Quite disappointing. Although it was quite fun to play through my copy of Pokemon Sword, especially alternating between the TV screen and the portable 720p inbuilt display on the Nintendo Switch, the game was in hte end, not what I had hoped it to be.
Setting place in the very United Kingdom inspired Galar region, Pokemon Sword and Shield introduced a variety of new movesets and Pokemon, as well as a new technique called Dynamaxing (basically supersizing Pokemon) and a unique Wild Area with Breath of The Wild style gameplay, which all added to the excitement of the game.
Starting off with what was a major controversy surrounding the game upon the announcement of the news that not every single Pokemon would be available and in the PokeDex for Pokemon Sword and Shield. This was quite disappointing to me, as someone who has played through all of the Pokemon games up until this point, I thoroughly enjoy seeing my older, more classic favourites, square off against the newer designs that I fall in love with. In the end however, this was less noticeable that I would have thought. With the addition of many new Galarian Pokemon, as well as the inclusion of many of the most recognizable and fan-favourite Pokemon from the older generations, there were some that were missed, but none that made much of a huge impact on how the game felt to play. It was still very much a fun Pokemon game, that was not challenging in the slightest, with old and new Pokemon to catch, train, and battle.
The battles themselves still stuck true to the Pokemon formula and kept to the phrase, ‘if it ain’t broke, don’t fix it’. The introduction of seeing wild Pokemon roaming the world instead of hitting random encounters was something I appreciated a lot, as it took away part of the tediousness of Pokemon which frustrated many. It did not take away from my enthusiasm to go ahead and catch as many Pokemon as I could, it just made it easier and much less frustrating.
The Galar region is well built out and laid out in Pokemon Sword and Shield, and a very beautiful design enhanced by the vastly superior graphics capabilities of the Nintendo Switch as opposed to the old home of the Pokemon games – the Nintendo 3DS. However, the world is very linear and there are only a few areas where the game actually feels like an open-world RPG. Very often you play along a strictly preset path from gym to gym, with few side-quests and people to enjoy talking to. The Galar region did not feel inviting and engaging as the others did, it did not feel comfortable and did not sit well with the atmosphere of the game. Pokemon games are supposed to be calm and relaxing to play through at your own pace, whereas Pokemon Sword and Shield felt as if they were pushing me on, telling me to ‘just get to the next area already’.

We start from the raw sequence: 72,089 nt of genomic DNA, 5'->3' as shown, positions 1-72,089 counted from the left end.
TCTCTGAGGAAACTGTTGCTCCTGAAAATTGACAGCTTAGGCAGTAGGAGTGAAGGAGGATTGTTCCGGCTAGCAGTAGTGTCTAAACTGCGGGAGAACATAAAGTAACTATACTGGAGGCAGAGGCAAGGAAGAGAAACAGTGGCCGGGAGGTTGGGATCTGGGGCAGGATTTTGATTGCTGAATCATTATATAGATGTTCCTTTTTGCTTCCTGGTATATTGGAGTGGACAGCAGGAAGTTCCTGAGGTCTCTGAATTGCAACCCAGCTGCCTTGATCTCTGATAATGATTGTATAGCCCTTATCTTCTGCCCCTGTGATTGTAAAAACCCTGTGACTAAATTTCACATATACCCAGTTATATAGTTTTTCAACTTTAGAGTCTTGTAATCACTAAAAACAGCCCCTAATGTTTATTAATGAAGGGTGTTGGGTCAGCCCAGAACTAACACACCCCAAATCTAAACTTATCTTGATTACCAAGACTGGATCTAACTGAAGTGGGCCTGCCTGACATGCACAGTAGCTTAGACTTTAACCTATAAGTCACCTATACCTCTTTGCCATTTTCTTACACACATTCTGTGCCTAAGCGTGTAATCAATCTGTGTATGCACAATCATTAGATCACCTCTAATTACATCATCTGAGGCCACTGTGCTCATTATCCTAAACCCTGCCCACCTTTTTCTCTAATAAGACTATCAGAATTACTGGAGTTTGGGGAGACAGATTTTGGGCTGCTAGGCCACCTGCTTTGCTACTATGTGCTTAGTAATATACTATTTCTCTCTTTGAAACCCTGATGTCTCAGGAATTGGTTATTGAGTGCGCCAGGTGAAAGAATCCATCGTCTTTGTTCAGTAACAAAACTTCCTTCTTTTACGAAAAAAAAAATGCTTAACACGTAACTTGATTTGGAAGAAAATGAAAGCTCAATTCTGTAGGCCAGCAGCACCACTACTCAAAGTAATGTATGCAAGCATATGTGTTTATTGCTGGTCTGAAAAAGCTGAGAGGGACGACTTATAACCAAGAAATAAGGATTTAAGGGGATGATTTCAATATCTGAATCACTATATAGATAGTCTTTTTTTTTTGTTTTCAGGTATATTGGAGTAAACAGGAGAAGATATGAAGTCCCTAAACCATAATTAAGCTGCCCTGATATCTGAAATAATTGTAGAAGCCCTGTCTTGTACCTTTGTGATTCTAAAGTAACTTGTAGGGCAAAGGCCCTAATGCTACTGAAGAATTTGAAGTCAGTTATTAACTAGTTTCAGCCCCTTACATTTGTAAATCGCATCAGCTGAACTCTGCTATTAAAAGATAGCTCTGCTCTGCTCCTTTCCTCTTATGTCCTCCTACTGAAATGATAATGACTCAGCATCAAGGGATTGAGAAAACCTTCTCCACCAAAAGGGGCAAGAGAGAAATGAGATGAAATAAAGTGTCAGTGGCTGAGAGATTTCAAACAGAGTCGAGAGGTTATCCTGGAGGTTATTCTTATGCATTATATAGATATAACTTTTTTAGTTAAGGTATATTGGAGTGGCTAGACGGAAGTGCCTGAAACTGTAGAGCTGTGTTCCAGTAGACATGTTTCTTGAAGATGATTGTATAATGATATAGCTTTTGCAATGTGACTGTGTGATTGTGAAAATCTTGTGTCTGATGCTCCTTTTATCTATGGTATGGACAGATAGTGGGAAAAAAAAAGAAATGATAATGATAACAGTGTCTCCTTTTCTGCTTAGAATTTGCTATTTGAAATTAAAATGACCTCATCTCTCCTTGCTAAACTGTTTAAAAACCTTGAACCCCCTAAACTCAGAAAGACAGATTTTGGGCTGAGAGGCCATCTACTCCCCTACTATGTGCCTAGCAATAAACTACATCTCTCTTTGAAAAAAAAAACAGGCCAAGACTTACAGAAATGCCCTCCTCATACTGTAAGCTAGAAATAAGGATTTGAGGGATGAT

I would amount this to my biggest disappointment of the Generation VIII Pokemon games. I am a huge fan of the story design that usually goes into the creation of Pokemon games, and how the overarching plot falls into place throughout the game and is involved in many steps along the way. This did not happen. Small spoiler alert, but the actual story of this fucking game started right at the end, before challenging the fucking champion. That’s the only time that this began to feel like an actually Pokemon trainer story, of facing adversaries and opposing an organization that wants to disturb the peace. I fucking hated that, that was so irritating. The team touted as the adversaries for the player, Team Skull, were gimmicky and served nothing except small hindrances along the way. When the sub-20 minute story actually plays out towards the end of the game – I was extremely pissed off about that – that was when I actually began feeling the excitement of a Pokemon game. It was extremely frustrating. The remainder of story, lore, and background was mildly interesting at most, plus the little side story in the post game where you catch the Box Legendary.
All-in-all Pokemon Sword and Shield are in no means bad games, they aren’t good either. The experience of playing the game is all and well and it is enjoyable, however that overall excitement, joy, and determination in playing a Pokemon game is hindered by the limited map, and the absence of a true story. This game is a shell, all the mechanics and necessities are there, without a proper intriguing story to tie it all together, and to be honest, it was hugely disappointing. It just simply didn’t catch attention and left me wanting. Hopefully the paid Expansion Pass and DLC for Pokemon Sword and Shield, The Isle of Armor and The Crown Tundra, will make the game a better experience.